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In this video, Jeremy Randall shares his technique for creating texture on slab built forms using patterns cut on an electronic cutting machine (The machine used in this video is a Cricut®, although other cutting machines that cut thick material can work as well).

Personalize your Texture

For many years Jeremy added texture to his handbuilt forms using found objects with low-relief texture. Although he found some great textures and has enjoyed the technique for many years, he felt limited by using only textures that he found out in the world. He wanted the ability to make textures that were unique to him. Enter the Cricut® cutting machine. With some experimentation, Jeremy found that he could cut patterns and shapes of his own design using a thick paper stock, and impart that texture on his slabs.

Getting Familiar with Photoshop and Cricut®

Jeremy starts off the video on the computer, demonstrating how he creates his imagery in Photoshop*. You'll learn how to create a pattern unique to you by selecting elements from a stock illustration and altering them to your taste. Next Jeremy exports the file, imports it into the Cricut® and provides all the settings you need to have success cutting through thick materials.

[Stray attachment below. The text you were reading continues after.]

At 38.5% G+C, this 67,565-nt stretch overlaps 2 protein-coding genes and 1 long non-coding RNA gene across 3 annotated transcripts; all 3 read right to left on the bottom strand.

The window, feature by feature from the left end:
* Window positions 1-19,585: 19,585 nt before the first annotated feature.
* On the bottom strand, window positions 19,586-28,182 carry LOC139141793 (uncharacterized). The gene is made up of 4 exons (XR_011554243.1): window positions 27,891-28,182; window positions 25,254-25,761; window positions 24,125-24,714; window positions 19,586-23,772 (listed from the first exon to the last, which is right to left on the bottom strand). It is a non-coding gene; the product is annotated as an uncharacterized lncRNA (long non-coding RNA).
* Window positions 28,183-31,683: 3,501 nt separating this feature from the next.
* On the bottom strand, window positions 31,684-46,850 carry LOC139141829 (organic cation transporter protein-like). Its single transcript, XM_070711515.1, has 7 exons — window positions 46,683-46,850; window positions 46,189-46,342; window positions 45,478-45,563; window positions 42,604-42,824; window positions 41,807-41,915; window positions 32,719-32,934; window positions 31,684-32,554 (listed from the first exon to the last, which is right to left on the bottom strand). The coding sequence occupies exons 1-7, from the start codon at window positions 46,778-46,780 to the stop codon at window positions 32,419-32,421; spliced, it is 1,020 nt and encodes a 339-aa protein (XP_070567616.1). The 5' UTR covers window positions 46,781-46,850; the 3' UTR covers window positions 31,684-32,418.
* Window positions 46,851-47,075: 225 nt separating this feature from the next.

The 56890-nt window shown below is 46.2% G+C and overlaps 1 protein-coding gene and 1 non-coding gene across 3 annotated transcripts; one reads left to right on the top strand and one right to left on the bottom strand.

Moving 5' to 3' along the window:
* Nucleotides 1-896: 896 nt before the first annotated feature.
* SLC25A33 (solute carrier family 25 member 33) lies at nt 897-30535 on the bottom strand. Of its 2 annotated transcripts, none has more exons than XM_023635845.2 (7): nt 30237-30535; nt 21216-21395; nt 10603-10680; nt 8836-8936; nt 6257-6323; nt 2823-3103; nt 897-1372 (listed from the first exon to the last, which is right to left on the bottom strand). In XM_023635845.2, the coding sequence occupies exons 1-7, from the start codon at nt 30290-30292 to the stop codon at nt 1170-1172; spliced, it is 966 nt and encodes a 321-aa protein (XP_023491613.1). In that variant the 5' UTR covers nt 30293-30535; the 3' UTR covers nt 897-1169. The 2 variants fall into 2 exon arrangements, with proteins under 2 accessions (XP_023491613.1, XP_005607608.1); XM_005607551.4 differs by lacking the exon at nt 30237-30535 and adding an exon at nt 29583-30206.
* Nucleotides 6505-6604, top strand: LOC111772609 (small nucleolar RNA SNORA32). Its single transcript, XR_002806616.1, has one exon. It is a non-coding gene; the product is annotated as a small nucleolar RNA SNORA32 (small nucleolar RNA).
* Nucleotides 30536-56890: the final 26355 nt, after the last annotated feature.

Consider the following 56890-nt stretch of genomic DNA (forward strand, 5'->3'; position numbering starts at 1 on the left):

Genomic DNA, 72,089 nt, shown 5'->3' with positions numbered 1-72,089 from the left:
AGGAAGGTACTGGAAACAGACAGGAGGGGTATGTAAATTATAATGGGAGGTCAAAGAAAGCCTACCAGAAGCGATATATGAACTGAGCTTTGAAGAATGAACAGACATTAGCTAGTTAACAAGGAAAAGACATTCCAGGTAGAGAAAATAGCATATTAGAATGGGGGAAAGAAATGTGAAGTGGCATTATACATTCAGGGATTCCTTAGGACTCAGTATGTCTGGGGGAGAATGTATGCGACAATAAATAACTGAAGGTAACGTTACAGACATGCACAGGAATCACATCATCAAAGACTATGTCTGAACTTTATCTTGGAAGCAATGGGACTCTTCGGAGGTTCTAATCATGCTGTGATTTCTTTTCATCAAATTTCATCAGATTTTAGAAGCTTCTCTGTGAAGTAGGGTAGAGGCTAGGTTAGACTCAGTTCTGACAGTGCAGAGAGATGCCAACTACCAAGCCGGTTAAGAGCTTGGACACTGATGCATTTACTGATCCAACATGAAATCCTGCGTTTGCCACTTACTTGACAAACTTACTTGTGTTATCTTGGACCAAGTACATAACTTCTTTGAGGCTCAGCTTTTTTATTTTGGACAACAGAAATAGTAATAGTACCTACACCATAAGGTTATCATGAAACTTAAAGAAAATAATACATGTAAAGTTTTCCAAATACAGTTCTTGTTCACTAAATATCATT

*There are many ways to generate imagery in Photoshop, and this video features one approach. It is not intended to be a full course in Photoshop. A basic familiarity with Photoshop or another graphics program is beneficial. 

Making Templates with Ease

Once the design is cut out, Jeremy gets out the clay and shares another fantastic way the Cricut® can be an asset in the studio - to make tar paper templates for handbuilt forms. You'll learn how to use an online tool to simply create templates in the proportions you want and cut them in durable tar paper using the Cricut®. Yes, the Cricut® cuts through tar paper too!

Slab-Built Mug with Custom Texture

Jeremy rounds out the presentation by making a slab built mug using his freshly made custom texture. Beginning with tips on slab consistency and preparation, Jeremy then cuts out the body of the mug using his tar paper template. Next he uses his slamming slab technique to add the texture from the Cricut® cutting. Jeremy also shares great tips for creating strong seams, adding a slab bottom, and extruded handle. 

Total runtime: 1 hour, 3 minutes

About the Author

Jeremy Randall

Jeremy Randall lives in Tully, New York, where he co-owns and operates a studio with his wife Sarah Panzarella. In addition to being a studio potter, Jeremy is Visiting Professor of Art at Cazenovia College, and an Adjunct Professor of Ceramics at Syracuse University. In 2000, Jeremy graduated with a BFA in ceramics from Syracuse University, and moved to Bennington, Vermont, to work as an apprentice at Bennington Potters. After a two year stint in Vermont, he attended the University of Florida in Gainesville from 2002–2005 and earned an MFA in ceramics. Jeremy’s work has been shown in numerous national and international juried and invitational shows. For more information, please visit www.jeremyrandallceramics.com.
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